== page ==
In the early 1980s, I was the publisher of Saturday Night, a magazine much like The Walrus. Founded in 1887 as a weekly newspaper, it thrived between the two world wars under the editorship of B.K. Sandwell, but by the time I came along it had morphed into a monthly magazine, and had lost money for as long as anyone could remember. Its editor at the time—and, except for Sandwell, its most distinguished—was Robert Fulford, now a columnist at the National Post. I was hired by Norman Webster, who owned the magazine with his brother and sister, and who would become editor-in-chief of the Globe and Mail and, later, the Montreal Gazette. My job was to make the magazine profitable—or, at least, to stem its losses. What none of us understood—not Bob, not Norman, and certainly not I—was that this was probably impossible.
In a country with a population as small as Canada’s, a magazine whose mission is more to enlighten than to entertain cannot attract enough readers to survive on the two traditional revenue streams: circulation and advertising. Even in the United States, such magazines struggle. At Saturday Night, we used to brag that our penetration of the Canadian market exceeded that of Harper’s, The Atlantic, and The New Yorker combined in the US—but it still wasn’t enough. I felt proud of Saturday Night, but I was helpless to turn it around. The Websters eventually sold the magazine to Conrad Black, then at the top of his game as a media baron, but even he failed to make a go of it. For a time, it was published in the National Post as a weekly supplement, an estimable magazine but prohibitively expensive. A final attempt to revive it as a monthly also foundered, and it expired—this time for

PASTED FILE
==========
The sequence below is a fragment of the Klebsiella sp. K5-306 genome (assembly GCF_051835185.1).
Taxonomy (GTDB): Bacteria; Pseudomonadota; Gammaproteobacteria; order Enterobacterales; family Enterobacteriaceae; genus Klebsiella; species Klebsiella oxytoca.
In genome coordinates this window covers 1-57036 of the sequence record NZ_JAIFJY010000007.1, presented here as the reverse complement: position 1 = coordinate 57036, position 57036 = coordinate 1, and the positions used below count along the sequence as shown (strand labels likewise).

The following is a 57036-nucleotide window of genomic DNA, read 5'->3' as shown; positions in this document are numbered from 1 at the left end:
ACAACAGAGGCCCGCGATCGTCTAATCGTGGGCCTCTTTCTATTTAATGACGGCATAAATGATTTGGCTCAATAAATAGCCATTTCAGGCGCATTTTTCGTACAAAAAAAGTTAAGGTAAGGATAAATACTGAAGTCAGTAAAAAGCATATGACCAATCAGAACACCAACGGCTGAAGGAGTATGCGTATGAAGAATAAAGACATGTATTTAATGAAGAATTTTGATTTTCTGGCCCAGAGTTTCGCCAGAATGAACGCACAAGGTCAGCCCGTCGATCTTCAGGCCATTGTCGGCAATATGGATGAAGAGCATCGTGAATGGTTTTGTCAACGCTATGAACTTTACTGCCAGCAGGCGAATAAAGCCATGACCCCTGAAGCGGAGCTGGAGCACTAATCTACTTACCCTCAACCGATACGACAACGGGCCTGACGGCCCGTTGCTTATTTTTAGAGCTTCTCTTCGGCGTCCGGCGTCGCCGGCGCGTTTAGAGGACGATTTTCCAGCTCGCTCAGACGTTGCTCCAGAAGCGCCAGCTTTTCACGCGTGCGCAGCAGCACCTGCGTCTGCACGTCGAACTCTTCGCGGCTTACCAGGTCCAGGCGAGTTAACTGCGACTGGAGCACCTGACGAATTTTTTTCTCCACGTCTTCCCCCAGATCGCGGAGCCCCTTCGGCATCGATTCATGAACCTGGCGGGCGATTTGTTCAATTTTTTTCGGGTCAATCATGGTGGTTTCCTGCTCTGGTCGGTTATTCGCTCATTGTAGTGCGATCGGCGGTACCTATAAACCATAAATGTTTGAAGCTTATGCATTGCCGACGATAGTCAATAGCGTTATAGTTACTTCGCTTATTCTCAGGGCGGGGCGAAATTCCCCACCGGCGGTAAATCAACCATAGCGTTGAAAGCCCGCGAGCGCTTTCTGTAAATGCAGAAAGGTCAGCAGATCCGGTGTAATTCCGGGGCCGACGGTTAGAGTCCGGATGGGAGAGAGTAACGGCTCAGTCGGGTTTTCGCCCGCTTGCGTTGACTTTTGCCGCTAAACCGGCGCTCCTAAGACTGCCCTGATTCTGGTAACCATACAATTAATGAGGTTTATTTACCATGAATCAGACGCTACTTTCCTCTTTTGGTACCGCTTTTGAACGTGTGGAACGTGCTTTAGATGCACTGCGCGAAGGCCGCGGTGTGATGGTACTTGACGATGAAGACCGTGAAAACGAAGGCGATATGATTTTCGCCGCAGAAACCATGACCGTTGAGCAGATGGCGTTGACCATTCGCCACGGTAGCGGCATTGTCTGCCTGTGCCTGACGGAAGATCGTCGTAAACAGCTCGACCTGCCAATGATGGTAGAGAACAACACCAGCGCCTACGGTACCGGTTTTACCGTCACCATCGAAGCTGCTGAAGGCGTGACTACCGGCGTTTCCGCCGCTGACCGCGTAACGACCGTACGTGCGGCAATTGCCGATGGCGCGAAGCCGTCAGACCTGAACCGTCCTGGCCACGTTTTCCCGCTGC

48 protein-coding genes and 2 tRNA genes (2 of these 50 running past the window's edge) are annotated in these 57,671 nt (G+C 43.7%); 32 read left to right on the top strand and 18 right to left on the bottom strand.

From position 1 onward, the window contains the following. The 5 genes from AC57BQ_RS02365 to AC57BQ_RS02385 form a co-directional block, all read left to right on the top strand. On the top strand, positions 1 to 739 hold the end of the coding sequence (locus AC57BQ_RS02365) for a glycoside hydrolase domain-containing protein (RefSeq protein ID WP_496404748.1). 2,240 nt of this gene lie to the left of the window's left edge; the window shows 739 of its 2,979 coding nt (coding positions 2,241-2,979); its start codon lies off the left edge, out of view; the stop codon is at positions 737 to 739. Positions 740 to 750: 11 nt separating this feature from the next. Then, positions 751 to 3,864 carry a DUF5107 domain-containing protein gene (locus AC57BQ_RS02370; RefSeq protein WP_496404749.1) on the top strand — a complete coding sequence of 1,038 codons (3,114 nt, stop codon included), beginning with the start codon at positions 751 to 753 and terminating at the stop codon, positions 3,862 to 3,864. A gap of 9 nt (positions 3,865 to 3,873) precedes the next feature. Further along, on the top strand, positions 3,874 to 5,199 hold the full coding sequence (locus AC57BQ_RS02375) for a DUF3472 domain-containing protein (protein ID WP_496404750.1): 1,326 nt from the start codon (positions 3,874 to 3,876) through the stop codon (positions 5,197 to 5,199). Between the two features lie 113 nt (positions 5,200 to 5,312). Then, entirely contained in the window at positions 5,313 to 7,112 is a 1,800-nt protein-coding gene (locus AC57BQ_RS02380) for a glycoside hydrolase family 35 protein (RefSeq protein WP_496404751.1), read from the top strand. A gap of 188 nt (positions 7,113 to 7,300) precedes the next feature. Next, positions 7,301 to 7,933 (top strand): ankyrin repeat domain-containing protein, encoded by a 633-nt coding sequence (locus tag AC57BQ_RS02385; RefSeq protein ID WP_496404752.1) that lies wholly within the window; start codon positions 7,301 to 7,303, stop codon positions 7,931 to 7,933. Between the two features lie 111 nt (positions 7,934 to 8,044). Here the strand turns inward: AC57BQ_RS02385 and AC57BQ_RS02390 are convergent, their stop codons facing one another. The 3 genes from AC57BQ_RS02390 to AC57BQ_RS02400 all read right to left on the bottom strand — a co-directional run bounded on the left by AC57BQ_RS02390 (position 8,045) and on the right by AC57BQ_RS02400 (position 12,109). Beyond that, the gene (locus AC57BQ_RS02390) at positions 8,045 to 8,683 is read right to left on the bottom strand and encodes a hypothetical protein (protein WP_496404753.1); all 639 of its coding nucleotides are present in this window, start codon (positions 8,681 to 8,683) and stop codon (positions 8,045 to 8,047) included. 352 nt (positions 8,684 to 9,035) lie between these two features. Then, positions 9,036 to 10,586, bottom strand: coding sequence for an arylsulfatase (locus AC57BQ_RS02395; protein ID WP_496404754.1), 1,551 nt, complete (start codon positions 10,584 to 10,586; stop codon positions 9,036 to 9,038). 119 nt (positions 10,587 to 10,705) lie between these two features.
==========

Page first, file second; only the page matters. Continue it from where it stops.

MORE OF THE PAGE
Observing all this from afar, the founders of The Walrus sensibly realized they would need a different business model. The one they borrowed was from Harper’s, which is published by a foundation and has been the beneficiary of millions of philanthropic dollars from the MacArthur family. (Canadian Art magazine also adopted this model.) Thus the Walrus Foundation, described in the fine print on the magazine’s masthead as “a registered charity with a mandate to advance education by promoting writing, literacy, art, and debate on matters vital to Canadians.” The fine print goes on to say that while The Walrus constitutes the foundation’s primary activity, it is not the only one. Among other endeavours, the foundation organizes public debates, such as the Walrus McGill Debate on city building (Simon Brault vs. Witold Rybczynski), held at the Segal Centre in March; and the Walrus National Gallery Debate on the Group of Seven (Ross King vs. Tom Smart), which takes place at the National Gallery this May.
The foundation provides The Walrus with a third revenue stream: tax-deductible donations from people who believe we need a magazine about Canada and its place in the world. As wonderful as they are, Harper’s, The Atlantic, and The New Yorker are produced by mostly American editors, for mostly American readers. They rarely cast their gaze north of the forty-ninth parallel. It wouldn’t occur to them, for instance, to publish Grant Stoddard’s rant on the oath to the Queen required of new Canadian citizens, or Lisa Moore’s delightfully idiosyncratic portrait of Newfoundland after the departure of Premier Danny Williams, both in this issue. This is writing that only a magazine produced by mostly Canadian editors, for mostly Canadian readers, would commission—because for us (unlike people in, say, Peoria, Illinois, or Marathon, Texas), it has relevance.
In the beginning, The Walrus had one patron: the Chawkers Foundation, which remains our largest donor. Today, however, we have hundreds more, including many of you. In 2010, our supporters gave us more than $1.6 million, just enough to cover the difference between what it cost to produce the magazine (roughly $3.3 million) and our circulation and advertising revenues ($975,000 and $650,000, respectively). Is such a magazine sustainable? Our contract with the foundation’s patrons is not so different from our contract with the magazine’s readers; both oblige us to deliver the goods. So yes, as long as we can continue to convince patrons and readers alike that its existence is vital, The Walrus will survive. Shelley Ambrose, our co-publisher and executive director of the Walrus Foundation, calls it an “optimistic national project,” which it is. But for me, it is also personal, because in The Walrus the spirit of Saturday Night lives on.
This appeared in the May 2011 issue.